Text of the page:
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AROUND THE ISLAND: BEST BETS THIS WEEK

Here’s an insider’s look at what’s happening around the Island this week.
By Fred Golofaro  |  June 17, 2019
AROUND THE ISLAND: BEST BETS THIS WEEK
Sea bass season opens on Sunday, June 23, with a 15-inch minimum size and a 3-fish bag limit. The bag limit goes to 7 fish from September 1 to December 31.

Some big bass are settling into East End rips while to the west, some big bass continue to be pulled from bunker schools and trolled on Mojos and bunker spoons but not in the numbers of the last couple of weeks. Small bass continue to dominate the back-bay action. Blues are holding strong in Moriches and Shinnecock inlets, NY Bight and at Montauk, and weakfish are holding strong in Great South Bay and Noyack Bay. Porgies are filling buckets in many areas, including Montauk, Peconic Bay and Long Island Sound. Ling are thick on West End wrecks and everyone is anxiously awaiting Sunday’s opening of sea bass season. When the wind doesn’t blow, the bluefin tuna bite is on fire with fish being taken on the troll, jigging and on top waters.

EAST END: Short and sweet, striped bass will be this week’s best bet since both the waters of the North and South Forks are alive with stripers ranging from shorts to a whopping 50.08 pounds. Along the North Fork, Plum Gut and the Race are still loaded with small school fish, however there are many keepers to 25 plus pounds mixed with the smaller fish on day and night tides. Swim shads and bucktails on 3x3 rigs and diamond jigs work their charm during the day, while eels and dark colored bucktails on 3x3 rigs do it after dark. Along the South Fork, especially in the rips in front of the Montauk Point Lighthouse, the big bass are beginning to trickle in along with lots of maller keepers and schoolies. It’s nothing spectacular yet, but if memory serves me right, the big fish are showing up about two weeks early. Fluke fishing was a little tougher this week due to lots of wind most days. Once the winds take a break, fluking should bounce right back as there are plenty of big flatties waiting to be taken from the ocean waters from Shinnecock to the windmills off of Block Island. Inside the Peconic’s, fluke fishing remains strong in the area of Bug Light and the Oyster Factory with fish to 10 pounds reported. Porgy fishing remains excellent but did slip a notch or two this weekend due to the windy conditions and strong currents. As with fluke, a few days of calm weather should see the scup bounce back strong. Sea bass season opens this Sunday, which can’t come soon enough as every captain and angler are drooling to put some jumbo biscuits in the box.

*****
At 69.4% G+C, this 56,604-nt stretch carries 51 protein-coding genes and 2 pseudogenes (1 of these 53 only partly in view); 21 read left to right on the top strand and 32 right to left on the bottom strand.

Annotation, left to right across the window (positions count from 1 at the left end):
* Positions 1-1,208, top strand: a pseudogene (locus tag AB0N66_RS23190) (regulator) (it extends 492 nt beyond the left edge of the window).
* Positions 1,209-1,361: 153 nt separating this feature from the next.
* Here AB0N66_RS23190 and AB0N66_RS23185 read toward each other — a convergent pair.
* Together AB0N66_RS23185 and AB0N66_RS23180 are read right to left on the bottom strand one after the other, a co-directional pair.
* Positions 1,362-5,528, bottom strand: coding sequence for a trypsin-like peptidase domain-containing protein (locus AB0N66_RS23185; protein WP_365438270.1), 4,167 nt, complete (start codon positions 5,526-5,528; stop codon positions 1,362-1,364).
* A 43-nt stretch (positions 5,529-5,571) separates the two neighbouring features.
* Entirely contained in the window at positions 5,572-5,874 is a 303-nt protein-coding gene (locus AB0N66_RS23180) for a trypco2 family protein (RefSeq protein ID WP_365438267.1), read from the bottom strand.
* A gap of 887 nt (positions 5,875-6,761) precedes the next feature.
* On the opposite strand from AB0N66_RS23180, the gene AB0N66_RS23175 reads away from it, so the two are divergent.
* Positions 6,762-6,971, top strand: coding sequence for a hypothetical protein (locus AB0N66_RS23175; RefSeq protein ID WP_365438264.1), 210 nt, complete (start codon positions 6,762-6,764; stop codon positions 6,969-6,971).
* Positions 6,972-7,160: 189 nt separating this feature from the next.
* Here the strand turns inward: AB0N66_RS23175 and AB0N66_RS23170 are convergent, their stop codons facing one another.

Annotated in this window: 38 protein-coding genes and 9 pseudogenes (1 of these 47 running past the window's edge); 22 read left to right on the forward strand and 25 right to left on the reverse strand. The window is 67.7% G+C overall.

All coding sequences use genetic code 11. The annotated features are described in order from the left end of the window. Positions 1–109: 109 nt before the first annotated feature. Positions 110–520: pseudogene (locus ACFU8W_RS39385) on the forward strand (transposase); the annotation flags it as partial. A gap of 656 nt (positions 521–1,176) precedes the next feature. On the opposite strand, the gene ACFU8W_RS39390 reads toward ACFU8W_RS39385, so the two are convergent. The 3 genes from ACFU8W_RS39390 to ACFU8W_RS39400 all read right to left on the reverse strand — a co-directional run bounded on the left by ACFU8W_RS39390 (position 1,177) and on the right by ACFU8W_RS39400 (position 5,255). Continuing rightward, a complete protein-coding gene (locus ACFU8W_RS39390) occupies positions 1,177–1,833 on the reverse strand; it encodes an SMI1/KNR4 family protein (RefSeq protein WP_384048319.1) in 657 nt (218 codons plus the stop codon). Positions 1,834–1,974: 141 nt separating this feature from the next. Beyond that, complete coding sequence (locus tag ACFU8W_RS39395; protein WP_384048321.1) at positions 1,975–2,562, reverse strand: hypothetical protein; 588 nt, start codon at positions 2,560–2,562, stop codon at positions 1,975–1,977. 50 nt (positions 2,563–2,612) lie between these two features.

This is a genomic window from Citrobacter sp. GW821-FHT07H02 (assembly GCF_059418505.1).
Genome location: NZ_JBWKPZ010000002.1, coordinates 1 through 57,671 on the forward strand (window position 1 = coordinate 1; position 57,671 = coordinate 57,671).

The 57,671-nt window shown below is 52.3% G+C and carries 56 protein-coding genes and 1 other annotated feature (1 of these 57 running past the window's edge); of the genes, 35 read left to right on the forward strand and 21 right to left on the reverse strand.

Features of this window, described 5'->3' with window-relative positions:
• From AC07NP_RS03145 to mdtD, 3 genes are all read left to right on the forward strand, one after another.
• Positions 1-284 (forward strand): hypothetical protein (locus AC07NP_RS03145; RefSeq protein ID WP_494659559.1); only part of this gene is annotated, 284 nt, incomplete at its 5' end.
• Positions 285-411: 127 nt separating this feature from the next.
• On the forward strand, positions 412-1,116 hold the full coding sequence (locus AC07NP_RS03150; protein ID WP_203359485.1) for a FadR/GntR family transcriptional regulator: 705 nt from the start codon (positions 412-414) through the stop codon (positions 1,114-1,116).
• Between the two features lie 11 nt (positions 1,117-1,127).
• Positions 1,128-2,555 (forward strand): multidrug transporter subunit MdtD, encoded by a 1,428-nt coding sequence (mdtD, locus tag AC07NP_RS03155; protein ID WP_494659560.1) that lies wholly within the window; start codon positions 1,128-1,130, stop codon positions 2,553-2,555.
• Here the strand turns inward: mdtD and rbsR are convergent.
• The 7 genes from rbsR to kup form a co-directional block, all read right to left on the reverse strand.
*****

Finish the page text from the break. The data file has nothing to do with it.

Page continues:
SOUTH SHORE: This was a tough week for anglers with wind and rain keeping a lot of boats tied to the dock. The week was highlighted by weakfish at Ocean Beach where fish to 7 pounds were reported. The caveat however is timing. These fish are very sensitive to noise and boat traffic. They have been biting best in the early a.m., or at dusk. On the bass front, Mike Graniello drilled a 41 pounder, while a 43 was the largest we heard of out of Fire Island this week. The main body of big bass pushed east. Over in Moriches, the fluke bite improved on the incoming with your best bet the Buoy 14-15 area and the Elbow where anglers had fish to 27 inches. Both bays are still seeing a lot of blues, but they have downsized to mostly the 3 to 8 pound class. On the docks, blowfish, kingfish and crabs will please the young and old alike.